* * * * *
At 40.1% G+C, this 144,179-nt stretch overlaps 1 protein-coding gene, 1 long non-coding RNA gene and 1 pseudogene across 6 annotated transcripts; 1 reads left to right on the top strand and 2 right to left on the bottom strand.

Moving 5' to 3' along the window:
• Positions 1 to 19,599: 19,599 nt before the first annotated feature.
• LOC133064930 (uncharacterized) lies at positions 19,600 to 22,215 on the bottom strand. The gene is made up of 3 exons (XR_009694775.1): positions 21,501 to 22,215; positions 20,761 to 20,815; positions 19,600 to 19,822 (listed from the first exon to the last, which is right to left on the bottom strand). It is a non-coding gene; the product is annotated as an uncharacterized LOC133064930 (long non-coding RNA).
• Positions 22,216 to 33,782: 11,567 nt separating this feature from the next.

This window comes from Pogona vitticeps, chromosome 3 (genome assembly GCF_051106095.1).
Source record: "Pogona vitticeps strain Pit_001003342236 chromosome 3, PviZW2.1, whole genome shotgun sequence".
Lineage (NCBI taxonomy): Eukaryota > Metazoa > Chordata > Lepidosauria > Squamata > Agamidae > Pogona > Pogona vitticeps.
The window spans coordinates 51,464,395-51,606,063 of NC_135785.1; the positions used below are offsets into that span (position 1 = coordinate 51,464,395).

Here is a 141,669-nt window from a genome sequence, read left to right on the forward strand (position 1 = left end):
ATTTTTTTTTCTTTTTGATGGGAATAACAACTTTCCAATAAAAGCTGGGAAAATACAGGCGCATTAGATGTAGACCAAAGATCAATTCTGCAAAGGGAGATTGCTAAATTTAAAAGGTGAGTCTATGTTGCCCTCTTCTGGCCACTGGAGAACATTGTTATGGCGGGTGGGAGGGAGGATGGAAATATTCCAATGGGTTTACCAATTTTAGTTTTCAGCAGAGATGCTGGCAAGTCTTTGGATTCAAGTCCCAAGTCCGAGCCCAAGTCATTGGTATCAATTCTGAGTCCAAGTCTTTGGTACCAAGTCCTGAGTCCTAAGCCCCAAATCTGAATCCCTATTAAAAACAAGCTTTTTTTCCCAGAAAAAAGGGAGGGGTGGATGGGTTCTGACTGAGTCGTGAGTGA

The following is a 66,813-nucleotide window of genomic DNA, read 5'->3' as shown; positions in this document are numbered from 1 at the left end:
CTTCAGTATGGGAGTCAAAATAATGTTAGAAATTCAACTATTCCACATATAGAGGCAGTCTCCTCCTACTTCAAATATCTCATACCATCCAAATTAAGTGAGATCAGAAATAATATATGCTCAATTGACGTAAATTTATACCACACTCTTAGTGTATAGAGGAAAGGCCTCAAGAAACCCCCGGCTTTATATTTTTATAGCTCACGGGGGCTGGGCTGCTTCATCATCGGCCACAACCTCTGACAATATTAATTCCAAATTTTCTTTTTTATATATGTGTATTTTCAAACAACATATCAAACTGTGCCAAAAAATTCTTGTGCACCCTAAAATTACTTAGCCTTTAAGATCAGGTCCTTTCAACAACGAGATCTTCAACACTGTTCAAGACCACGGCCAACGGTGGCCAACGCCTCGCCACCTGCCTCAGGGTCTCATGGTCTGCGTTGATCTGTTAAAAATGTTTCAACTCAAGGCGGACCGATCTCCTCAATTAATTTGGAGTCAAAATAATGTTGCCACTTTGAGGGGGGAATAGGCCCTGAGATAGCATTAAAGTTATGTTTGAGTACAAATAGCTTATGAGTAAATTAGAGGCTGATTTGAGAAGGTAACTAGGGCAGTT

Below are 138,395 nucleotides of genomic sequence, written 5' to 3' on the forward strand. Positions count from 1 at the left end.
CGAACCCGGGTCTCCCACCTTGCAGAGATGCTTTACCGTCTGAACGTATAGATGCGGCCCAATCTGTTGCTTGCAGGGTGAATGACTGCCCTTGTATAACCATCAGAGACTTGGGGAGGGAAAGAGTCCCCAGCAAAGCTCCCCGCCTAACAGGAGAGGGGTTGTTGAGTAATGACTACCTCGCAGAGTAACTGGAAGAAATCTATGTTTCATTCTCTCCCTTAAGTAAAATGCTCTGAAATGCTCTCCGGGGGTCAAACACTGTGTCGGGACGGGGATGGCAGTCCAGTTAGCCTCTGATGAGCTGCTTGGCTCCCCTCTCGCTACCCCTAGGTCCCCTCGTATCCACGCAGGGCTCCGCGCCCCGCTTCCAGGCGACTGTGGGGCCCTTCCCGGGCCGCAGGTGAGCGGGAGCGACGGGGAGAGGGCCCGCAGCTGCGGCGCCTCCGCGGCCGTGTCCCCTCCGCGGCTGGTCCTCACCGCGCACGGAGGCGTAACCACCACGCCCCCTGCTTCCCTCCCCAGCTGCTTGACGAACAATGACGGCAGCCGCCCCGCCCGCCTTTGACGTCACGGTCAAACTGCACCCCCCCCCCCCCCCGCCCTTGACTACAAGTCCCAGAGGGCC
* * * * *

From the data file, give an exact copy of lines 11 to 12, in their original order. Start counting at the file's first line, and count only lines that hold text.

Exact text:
ATTTTTTTTTCTTTTTGATGGGAATAACAACTTTCCAATAAAAGCTGGGAAAATACAGGCGCATTAGATGTAGACCAAAGATCAATTCTGCAAAGGGAGATTGCTAAATTTAAAAGGTGAGTCTATGTTGCCCTCTTCTGGCCACTGGAGAACATTGTTATGGCGGGTGGGAGGGAGGATGGAAATATTCCAATGGGTTTACCAATTTTAGTTTTCAGCAGAGATGCTGGCAAGTCTTTGGATTCAAGTCCCAAGTCCGAGCCCAAGTCATTGGTATCAATTCTGAGTCCAAGTCTTTGGTACCAAGTCCTGAGTCCTAAGCCCCAAATCTGAATCCCTATTAAAAACAAGCTTTTTTTCCCAGAAAAAAGGGAGGGGTGGATGGGTTCTGACTGAGTCGTGAGTGA

The following is a 66,813-nucleotide window of genomic DNA, read 5'->3' as shown; positions in this document are numbered from 1 at the left end: